An important part of selling your business is deciding what you are going to do in the next chapter of your life. A growing number of us reach a certain point in our lives when we look up from our desk and wonder if there is more to life than this? This is the concept of “Halftime” – that point in your life when you realize that simply having more success is not enough, and you begin to think about what can give the second half of your life more meaning, purpose, joy,and balance.
After a flourishing career in real estate, I transitioned to helping other successful men and women through their Halftimes. For 17 years I’ve been with the Halftime Institute, and throughout more than 11,000 hours in one-on-one coaching, I have helped people reinvent themselves in the second half of their lives.
The concept of Halftime is relatively new. 100 years ago, the average life expectancy was only 47. Today when you reach 47, you still have 30 or more bonus years of your life left. Will you continue to do the same thing, or will you explore the other callings in your heart?
The type of work performed back then was different too. 100 years ago you likely had a physically demanding job on a farm or in a factory. We are now knowledge workers, and our best contributions can be made after the age of 50. When we sell the company and retire, we don’t think that our best years are behind us. We look forward, eager to make it so that our best years still lay ahead of us.
That said, there is no university for the second half of your life. People often go into it unprepared, which is why we’ve set out to create a university of peer learning to help you think about your second half. Here are some key lessons that can help you navigate your own Halftime.
Reflection and the Learning Curve
Halftime is a time for reflection. It is a midlife pause when you take the time to look back, take stock of who you are and what matters, then look ahead to dream and reinvent yourself. It’s important to take a Halftime break because when you follow your first-half dream too long and too hard, it always turns over on itself.
Perhaps the thrill of the deal is gone. Or maybe a close friend dies at your age, and you wonder how much time you have left. Your last child may leave for college, making you realize that you have your whole like in front of you. And some people sell their company and lose their identity, only to cling to it later on as they use who they used to be to define who they are today.
Halftime is the realization that you can put your passions and skills to work and reinvent yourself – to create a vision for the second half of your life, a clear sense of what your purpose or mission is.
That said, there is a learning curve that must be tackled. You must learn new things and form a new identity. You have been rewarded for working at a feverish pace, and now you must detox, step back, and reflect. You may be used to managing your own team and company, but in Halftime you have to learn how to manage yourself and your own life.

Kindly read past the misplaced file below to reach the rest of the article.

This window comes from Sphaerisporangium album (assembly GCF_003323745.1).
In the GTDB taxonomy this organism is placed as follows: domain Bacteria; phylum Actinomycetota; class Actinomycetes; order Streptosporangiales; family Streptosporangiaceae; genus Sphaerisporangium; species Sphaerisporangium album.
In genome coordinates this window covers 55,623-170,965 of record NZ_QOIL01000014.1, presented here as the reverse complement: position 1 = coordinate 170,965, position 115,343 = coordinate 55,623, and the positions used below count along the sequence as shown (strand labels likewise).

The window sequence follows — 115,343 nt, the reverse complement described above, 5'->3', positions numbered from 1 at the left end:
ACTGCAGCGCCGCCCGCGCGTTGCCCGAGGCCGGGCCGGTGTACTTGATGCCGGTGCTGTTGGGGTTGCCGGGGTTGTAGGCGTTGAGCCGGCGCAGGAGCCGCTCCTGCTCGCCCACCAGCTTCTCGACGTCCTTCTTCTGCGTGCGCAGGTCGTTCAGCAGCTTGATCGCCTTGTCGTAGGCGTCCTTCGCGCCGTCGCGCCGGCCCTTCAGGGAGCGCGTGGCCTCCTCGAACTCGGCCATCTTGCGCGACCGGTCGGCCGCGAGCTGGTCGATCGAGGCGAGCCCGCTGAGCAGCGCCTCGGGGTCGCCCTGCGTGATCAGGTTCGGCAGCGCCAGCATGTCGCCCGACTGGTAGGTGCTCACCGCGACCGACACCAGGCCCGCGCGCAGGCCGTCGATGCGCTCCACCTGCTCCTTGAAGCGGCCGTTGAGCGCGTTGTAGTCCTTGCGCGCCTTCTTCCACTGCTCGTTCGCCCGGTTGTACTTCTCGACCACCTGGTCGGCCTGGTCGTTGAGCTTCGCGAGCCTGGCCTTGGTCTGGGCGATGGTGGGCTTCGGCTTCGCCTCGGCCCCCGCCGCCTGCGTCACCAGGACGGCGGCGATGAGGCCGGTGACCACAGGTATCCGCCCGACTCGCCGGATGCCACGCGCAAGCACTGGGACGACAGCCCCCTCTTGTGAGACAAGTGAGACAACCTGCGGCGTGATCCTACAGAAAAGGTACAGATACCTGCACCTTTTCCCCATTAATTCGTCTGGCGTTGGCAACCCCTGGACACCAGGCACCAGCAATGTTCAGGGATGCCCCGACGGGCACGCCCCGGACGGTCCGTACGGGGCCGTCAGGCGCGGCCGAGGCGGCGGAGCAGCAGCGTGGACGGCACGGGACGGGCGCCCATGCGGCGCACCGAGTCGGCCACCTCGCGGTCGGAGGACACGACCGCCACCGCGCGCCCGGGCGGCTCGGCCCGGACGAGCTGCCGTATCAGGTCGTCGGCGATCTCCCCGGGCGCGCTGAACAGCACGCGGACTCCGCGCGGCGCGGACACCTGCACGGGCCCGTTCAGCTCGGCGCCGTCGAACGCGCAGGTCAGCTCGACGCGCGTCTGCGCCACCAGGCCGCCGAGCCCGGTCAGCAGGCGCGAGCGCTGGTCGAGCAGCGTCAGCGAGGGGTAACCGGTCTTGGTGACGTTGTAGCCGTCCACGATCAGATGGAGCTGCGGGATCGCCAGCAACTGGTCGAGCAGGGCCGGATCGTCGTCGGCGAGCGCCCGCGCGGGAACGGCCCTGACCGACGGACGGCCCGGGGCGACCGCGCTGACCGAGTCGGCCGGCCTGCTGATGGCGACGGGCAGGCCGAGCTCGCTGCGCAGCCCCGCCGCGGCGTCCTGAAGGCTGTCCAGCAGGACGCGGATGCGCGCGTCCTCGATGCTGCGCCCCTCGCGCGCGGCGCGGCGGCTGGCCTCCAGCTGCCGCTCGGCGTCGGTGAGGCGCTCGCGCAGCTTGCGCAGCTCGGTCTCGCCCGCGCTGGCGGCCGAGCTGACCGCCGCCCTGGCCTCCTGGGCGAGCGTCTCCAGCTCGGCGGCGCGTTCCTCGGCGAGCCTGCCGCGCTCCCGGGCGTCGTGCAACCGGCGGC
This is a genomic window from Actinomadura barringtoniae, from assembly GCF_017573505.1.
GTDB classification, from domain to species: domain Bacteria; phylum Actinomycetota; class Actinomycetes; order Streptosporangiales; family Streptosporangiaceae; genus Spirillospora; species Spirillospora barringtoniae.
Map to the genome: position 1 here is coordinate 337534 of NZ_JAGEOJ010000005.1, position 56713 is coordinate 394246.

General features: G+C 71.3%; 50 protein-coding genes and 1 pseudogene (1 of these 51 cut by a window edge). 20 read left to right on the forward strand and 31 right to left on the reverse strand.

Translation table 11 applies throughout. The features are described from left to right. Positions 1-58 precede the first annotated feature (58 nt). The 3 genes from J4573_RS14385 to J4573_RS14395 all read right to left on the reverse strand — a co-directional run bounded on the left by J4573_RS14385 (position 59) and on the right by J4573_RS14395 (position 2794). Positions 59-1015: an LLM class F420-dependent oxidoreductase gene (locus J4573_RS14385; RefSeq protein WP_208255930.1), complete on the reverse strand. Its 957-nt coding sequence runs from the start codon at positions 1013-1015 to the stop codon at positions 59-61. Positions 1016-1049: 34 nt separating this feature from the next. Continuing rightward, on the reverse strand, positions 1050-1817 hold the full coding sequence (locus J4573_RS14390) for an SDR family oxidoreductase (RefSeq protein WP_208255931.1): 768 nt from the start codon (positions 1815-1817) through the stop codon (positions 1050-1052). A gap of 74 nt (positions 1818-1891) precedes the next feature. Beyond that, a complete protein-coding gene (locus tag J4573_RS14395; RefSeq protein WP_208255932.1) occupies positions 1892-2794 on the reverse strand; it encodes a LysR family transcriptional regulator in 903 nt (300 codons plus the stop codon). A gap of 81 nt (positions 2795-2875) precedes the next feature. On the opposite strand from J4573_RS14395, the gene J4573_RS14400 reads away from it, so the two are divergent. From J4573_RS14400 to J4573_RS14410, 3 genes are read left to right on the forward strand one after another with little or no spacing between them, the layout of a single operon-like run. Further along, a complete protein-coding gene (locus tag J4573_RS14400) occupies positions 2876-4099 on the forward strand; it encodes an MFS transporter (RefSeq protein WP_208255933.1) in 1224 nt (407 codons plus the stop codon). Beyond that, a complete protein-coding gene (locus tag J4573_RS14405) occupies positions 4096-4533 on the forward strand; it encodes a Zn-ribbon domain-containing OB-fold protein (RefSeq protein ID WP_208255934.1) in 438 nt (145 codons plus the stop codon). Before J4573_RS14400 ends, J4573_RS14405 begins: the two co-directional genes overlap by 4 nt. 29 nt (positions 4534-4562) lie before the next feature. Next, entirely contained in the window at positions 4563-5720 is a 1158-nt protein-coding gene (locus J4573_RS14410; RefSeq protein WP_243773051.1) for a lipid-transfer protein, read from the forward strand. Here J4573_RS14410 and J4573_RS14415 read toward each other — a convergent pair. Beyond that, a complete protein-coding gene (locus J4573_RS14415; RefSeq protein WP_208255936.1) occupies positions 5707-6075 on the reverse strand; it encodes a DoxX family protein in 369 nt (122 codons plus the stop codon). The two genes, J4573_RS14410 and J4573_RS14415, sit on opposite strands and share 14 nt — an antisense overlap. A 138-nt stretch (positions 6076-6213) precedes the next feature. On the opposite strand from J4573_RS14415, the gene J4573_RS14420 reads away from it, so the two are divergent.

Because of the learning curve, it’s best to start thinking about your second half before your exit:
- What do you really care about?
- What kind of difference do you want to make in your life? In the world?
If you can take the experience and wisdom that you have gained in your first half and combine it with what you care most about, you can create a beautiful, captivating second half, which may or may not involve selling your company.
Common Halftime Mistakes
In the hundreds of people I have mentored, I have noticed a number of common mistakes that people make during Halftime. Understanding these missteps will help you avoid them when you’re planning your own second half.
1 – No Long Term Metrics
Even the most seasoned executive very often has no long-term metrics for their second half. They don’t know what their goals are and what they want to achieve during the second part of life. It is important that you have a plan and that it is measurable.
2 – Jumping Too Quickly
Many don’t take adequate time to define their purpose and mission statement. They find multiple opportunities coming to them; they just start saying “yes” to everything, and they end up getting “sloppy busy.” Don’t jump to a solution right away. Take time to think about who you are, what you are about, and what you would do the rest of your life even if you were not paid for it. Find the thing that will bring you joy and money will follow.
3 – Going Alone
Others decide to go on the journey alone, but you should align yourself with those around you, for example, your spouse and your children. Creating a plan for what you will do with your life requires you and your spouse to dream separately and then plan together.
4 – Not Detoxing After the Sale
After the sale (or ideally before the sale) you should go through a detox period where you contemplate the future. Many people start the second half of their life on the wrong foot because they did not take the time to reflect and then determine their next steps. Think of it like an Olympic swimmer approaching the wall. After the turn, they take a moment to glide and calculate where their next stroke will be.